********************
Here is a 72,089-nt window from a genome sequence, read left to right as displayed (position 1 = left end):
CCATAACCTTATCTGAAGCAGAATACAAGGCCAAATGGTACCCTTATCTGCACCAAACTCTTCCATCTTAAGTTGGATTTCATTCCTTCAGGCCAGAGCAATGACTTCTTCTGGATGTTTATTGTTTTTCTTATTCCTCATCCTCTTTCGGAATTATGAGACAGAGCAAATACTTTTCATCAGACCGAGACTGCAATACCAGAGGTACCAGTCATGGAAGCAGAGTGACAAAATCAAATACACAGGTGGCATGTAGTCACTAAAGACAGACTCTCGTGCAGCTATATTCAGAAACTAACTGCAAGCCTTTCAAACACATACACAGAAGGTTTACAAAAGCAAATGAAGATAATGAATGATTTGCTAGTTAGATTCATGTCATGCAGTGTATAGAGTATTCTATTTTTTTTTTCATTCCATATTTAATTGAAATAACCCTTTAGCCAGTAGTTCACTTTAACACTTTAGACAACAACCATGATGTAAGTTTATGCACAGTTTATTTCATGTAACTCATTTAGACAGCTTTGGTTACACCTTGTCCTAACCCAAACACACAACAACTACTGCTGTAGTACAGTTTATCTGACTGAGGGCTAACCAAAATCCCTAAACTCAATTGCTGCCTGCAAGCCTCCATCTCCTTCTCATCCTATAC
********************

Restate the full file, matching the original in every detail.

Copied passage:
Here is a 72,089-nt window from a genome sequence, read left to right as displayed (position 1 = left end):
CCATAACCTTATCTGAAGCAGAATACAAGGCCAAATGGTACCCTTATCTGCACCAAACTCTTCCATCTTAAGTTGGATTTCATTCCTTCAGGCCAGAGCAATGACTTCTTCTGGATGTTTATTGTTTTTCTTATTCCTCATCCTCTTTCGGAATTATGAGACAGAGCAAATACTTTTCATCAGACCGAGACTGCAATACCAGAGGTACCAGTCATGGAAGCAGAGTGACAAAATCAAATACACAGGTGGCATGTAGTCACTAAAGACAGACTCTCGTGCAGCTATATTCAGAAACTAACTGCAAGCCTTTCAAACACATACACAGAAGGTTTACAAAAGCAAATGAAGATAATGAATGATTTGCTAGTTAGATTCATGTCATGCAGTGTATAGAGTATTCTATTTTTTTTTTCATTCCATATTTAATTGAAATAACCCTTTAGCCAGTAGTTCACTTTAACACTTTAGACAACAACCATGATGTAAGTTTATGCACAGTTTATTTCATGTAACTCATTTAGACAGCTTTGGTTACACCTTGTCCTAACCCAAACACACAACAACTACTGCTGTAGTACAGTTTATCTGACTGAGGGCTAACCAAAATCCCTAAACTCAATTGCTGCCTGCAAGCCTCCATCTCCTTCTCATCCTATAC